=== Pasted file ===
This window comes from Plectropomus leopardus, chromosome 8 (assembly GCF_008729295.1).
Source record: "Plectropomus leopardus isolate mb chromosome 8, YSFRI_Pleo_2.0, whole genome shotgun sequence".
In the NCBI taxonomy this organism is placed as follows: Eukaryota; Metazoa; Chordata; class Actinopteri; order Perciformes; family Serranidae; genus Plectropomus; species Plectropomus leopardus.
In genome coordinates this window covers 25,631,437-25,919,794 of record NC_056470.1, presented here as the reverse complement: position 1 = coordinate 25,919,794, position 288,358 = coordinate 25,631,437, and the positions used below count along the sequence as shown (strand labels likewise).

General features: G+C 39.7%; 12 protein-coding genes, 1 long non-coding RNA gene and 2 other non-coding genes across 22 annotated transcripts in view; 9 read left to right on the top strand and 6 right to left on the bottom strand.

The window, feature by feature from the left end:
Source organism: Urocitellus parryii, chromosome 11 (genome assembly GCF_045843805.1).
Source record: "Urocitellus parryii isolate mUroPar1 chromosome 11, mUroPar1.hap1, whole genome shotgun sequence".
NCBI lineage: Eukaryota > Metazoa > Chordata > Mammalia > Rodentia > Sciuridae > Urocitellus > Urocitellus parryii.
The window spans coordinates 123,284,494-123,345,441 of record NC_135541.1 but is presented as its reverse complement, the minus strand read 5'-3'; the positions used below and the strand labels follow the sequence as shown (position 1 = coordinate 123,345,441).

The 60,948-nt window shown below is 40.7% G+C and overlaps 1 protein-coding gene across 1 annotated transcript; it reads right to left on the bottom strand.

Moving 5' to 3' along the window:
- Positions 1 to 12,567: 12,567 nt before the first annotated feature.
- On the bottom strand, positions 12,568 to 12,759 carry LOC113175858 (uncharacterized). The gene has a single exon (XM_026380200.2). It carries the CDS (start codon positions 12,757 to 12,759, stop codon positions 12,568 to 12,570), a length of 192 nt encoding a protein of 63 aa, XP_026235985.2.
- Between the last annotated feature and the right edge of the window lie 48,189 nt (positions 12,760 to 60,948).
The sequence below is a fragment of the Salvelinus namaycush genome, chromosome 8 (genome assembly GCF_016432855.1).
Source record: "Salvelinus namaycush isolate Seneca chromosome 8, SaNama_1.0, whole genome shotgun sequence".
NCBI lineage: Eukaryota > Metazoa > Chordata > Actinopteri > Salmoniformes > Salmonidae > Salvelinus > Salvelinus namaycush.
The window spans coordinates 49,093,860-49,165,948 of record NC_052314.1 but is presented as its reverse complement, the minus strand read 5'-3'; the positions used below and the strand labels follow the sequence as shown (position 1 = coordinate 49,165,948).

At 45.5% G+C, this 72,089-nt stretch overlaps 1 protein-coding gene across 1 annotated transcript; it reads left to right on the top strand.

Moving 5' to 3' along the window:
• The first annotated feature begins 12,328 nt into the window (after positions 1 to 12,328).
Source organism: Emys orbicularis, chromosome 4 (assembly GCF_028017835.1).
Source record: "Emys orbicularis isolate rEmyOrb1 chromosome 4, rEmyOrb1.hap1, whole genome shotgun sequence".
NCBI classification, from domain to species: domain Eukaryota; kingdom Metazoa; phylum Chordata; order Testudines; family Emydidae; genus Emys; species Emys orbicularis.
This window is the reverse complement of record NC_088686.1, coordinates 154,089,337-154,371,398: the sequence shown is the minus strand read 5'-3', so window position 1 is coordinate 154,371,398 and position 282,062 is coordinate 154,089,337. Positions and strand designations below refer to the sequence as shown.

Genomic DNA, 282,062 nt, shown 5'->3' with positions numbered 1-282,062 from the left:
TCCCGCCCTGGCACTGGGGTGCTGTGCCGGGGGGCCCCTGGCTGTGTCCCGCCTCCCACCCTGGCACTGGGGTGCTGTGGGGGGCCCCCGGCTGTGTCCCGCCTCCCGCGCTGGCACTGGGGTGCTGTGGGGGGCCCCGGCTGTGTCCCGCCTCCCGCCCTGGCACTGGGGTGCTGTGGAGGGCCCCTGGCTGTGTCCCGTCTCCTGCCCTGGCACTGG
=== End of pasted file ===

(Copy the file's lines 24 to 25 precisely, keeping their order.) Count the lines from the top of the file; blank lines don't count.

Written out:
Source record: "Emys orbicularis isolate rEmyOrb1 chromosome 4, rEmyOrb1.hap1, whole genome shotgun sequence".
NCBI classification, from domain to species: domain Eukaryota; kingdom Metazoa; phylum Chordata; order Testudines; family Emydidae; genus Emys; species Emys orbicularis.